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Helmets and being warm - Page 2

post #31 of 45



Can I get that in a sensor mirror lens? 

Quote:
Originally Posted by mtcyclist View Post

I've been thinking of getting one of these.  Should be just the thing for bottomless powder.biggrin.gif

 

helmet.jpg



 

post #32 of 45
Thread Starter 

One more question. Are helmets mandatory anywhere yet? at any ski resorts. 

 

Only reason for thinking of getting a helmet seems like 95% of all skiers and boarders wear them. I still just wear my toque, lol

post #33 of 45

So far I've only seen them made mandatory for kids and on-snow pros (employees) while working. My mountain mandates them for on-snow pros although they make an exception for Ski Patrollers while they are doing Avalanche Control work (this baffles me, but that's the way they've been enforcing the rule). We require them for kids in lessons and provide them as part of a kids lesson/rental package.

post #34 of 45
Quote:
Originally Posted by world-traveller123 View Post

One more question. Are helmets mandatory anywhere yet? at any ski resorts. 

 

Only reason for thinking of getting a helmet seems like 95% of all skiers and boarders wear them. I still just wear my toque, lol


Hey I think we need a thread on whether helmets should be mandatory! 

 

post #35 of 45

New Jersey just passed a law last week making them mandatory...

post #36 of 45



Do i need to flag this thread???????  Come on guys... please????  beercheer.gif

Quote:
Originally Posted by beyond View Post


Hey I think we need a thread on whether helmets should be mandatory! 

 



 



Quote:
Originally Posted by JayT View Post

New Jersey just passed a law last week making them mandatory...



 

post #37 of 45

Hate to throw gaper out there, but those  OSBE helmets scream it.

post #38 of 45

I found out this cold weekend that my new Giro helmet is not as warm as my cheap old Leedom helmet.  Reading this thread I see that on cold days some folks where a beanie type hat under their helmet, see here:

 

:

 

That seems kind of bulky, is there a common and thin "do rag" type hat that folks use under helmets on cold days??  I guess I could always switch back to my old helmet on days when the temps are down near single digits Fahrenheit or colder, but I had sort of planned on retiring that helmet.

post #39 of 45
I have two of them both effective. Smartwool makes a really thin one for medium cold days. When it's frigid I go to a thin fleece cap. Both work well with a properly fitting helmet.
post #40 of 45

I have a couple of very thin polyester beanies. The one with an extra layer over the ears is the one that I use on extra cold days. The other one is also great for soaking up some sweat when hiking.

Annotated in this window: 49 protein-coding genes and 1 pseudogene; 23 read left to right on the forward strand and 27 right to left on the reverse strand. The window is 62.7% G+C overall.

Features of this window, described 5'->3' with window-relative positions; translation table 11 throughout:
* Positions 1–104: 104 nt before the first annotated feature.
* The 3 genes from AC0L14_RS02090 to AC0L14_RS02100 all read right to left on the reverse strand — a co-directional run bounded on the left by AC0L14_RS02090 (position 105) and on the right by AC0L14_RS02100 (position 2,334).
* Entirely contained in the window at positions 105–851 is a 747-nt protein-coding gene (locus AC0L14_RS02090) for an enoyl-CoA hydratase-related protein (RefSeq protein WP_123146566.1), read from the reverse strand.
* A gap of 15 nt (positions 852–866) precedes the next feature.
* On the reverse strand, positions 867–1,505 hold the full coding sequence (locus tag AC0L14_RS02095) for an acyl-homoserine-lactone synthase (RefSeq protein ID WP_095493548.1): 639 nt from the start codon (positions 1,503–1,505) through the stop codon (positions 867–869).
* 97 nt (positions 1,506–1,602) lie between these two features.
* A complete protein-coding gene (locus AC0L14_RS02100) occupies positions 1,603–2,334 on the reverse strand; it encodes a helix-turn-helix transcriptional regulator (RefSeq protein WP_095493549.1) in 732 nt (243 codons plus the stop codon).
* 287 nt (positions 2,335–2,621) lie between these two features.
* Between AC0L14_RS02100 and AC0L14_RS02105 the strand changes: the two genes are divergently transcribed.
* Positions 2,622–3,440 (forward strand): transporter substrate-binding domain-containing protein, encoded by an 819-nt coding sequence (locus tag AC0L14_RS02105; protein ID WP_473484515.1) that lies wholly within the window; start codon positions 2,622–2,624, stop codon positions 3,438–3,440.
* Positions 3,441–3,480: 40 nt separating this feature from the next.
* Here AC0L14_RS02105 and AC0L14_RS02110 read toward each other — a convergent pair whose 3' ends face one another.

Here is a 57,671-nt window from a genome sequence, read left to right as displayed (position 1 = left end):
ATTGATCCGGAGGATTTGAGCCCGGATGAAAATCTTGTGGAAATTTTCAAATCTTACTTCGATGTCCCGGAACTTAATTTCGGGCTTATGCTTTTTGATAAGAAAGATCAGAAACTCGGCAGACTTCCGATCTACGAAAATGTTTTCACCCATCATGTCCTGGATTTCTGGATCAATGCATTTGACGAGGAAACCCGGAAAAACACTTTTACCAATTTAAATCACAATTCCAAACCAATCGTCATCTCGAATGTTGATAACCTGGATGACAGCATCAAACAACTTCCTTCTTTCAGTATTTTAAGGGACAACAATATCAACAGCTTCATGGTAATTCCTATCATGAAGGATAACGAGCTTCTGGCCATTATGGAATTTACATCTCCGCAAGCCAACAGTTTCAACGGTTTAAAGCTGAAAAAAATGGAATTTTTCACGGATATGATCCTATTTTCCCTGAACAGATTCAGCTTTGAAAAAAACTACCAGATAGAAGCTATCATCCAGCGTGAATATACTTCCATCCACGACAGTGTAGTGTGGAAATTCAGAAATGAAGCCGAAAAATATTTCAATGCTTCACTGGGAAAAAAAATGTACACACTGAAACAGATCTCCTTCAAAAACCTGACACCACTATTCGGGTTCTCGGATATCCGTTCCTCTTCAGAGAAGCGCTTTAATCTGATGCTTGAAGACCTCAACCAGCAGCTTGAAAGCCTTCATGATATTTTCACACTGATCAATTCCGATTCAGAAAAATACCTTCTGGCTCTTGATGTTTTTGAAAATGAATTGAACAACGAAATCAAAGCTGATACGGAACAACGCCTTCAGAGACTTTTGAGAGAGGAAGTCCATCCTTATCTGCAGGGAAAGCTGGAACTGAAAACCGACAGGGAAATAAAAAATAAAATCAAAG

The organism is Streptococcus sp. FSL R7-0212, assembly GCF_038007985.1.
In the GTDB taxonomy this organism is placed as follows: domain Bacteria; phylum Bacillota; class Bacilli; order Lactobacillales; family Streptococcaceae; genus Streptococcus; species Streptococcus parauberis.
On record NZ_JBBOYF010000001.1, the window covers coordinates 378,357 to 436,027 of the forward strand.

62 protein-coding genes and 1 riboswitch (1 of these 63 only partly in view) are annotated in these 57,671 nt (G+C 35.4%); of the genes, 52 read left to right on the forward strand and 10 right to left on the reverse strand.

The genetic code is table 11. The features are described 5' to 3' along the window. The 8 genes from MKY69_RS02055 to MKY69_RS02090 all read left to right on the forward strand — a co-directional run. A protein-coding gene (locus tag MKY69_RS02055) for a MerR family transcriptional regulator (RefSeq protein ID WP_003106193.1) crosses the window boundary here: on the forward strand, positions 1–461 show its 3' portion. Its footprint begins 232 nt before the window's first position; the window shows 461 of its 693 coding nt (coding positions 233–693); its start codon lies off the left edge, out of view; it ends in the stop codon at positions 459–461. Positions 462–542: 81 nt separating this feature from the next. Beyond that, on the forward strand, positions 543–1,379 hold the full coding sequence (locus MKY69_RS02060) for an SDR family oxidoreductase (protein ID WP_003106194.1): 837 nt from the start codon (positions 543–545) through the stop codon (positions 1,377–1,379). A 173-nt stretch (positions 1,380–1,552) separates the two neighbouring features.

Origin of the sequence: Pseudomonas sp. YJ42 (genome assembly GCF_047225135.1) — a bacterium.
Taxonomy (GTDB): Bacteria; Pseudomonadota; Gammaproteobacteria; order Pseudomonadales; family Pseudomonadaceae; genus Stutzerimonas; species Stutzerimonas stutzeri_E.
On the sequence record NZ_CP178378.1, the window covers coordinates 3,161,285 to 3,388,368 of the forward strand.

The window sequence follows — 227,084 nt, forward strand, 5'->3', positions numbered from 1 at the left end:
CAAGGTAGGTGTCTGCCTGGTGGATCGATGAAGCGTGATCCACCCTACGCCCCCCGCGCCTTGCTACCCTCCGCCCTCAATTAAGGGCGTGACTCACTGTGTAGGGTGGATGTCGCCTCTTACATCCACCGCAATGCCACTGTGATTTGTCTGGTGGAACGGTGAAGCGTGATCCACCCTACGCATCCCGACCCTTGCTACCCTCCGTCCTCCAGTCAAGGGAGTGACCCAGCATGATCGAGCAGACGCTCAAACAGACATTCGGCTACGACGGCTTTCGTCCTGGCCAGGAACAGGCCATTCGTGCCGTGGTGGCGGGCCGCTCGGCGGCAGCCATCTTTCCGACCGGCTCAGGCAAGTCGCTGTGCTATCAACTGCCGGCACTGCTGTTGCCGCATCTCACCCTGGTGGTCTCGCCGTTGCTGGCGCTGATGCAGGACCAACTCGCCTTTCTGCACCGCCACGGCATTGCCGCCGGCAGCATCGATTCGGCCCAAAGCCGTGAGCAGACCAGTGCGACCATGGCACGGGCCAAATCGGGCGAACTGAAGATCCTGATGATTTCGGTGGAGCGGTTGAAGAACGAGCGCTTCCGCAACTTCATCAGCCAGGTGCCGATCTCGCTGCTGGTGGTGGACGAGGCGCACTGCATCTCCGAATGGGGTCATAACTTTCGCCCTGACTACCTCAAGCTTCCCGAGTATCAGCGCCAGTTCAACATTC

post #41 of 45

My helmet is pretty warm. On cold days I use a balaclava for face protection and a bit more warmth in the dome area. 

 

You can just walk into any ski shop and ask for helmet liners or try google.

 

This is what is on amazon.  

post #42 of 45


For those of you who haven't been looking at the PNAS (or the NYT Health section):

 

http://www.nytimes.com/2015/01/13/health/unraveling-the-key-to-a-cold-viruss-effectiveness.html?src=twr&_r=1

 

     <-gratuitous rhinovirus pic just like in All The Best Journals 

 

 

 

http://www.pnas.org/content/early/2015/01/02/1411030112

 

 


So, obviously visored helmet designs are no good for dealing with nose temperatures.    Who will be the first to remarket a 1990s Carrera Darth Vader mask with a Coldmaster (TM) label?

post #43 of 45

Thanks for ideas.  I found a little skull cap type minimalist beanie for 97 cents at Walmart. Acrylic. Seems to fit well and discretely under helmet.  Will try it next cold day.

post #44 of 45

You can also get thin/warm scull caps at your local bicycle shop. All cycling headwear is thin to fit under bike helmets.

post #45 of 45

I have a Giro Nine, and I really like it.  I have a Seirus ultra-clava and only once wore it up over my head, under my helmet.  Windchill was at -15 and no sun.  It was too warm and my head started sweating after a few runs, so I went back to just the helmet and was fine.

 

One of the best pieces of advice I got when selecting a helmet was from my father-in-law, who's been on the patrol for 41 years and has owned quite a few helmets...pick on that has a sliding vent.  You don't want to decide your head is warm, have to take off the helmet and pull plugs or something on the slope, realize your head is cold now, you lost a plug, etc.   The sliding vent is great.  (Note that the Giro Nine has it, the Giro Nine.10 does not).

 

I would suggest bringing your goggles when you go to pick one out.  Some helmet/goggle combinations just don't fit right.  I never had an issue, but I've heard others have, and it wouldn't hurt to check before you buy.

 

Above all, you need to pick one that fits you properly.  A good shop should be able to help you out and determine the right fit for you.

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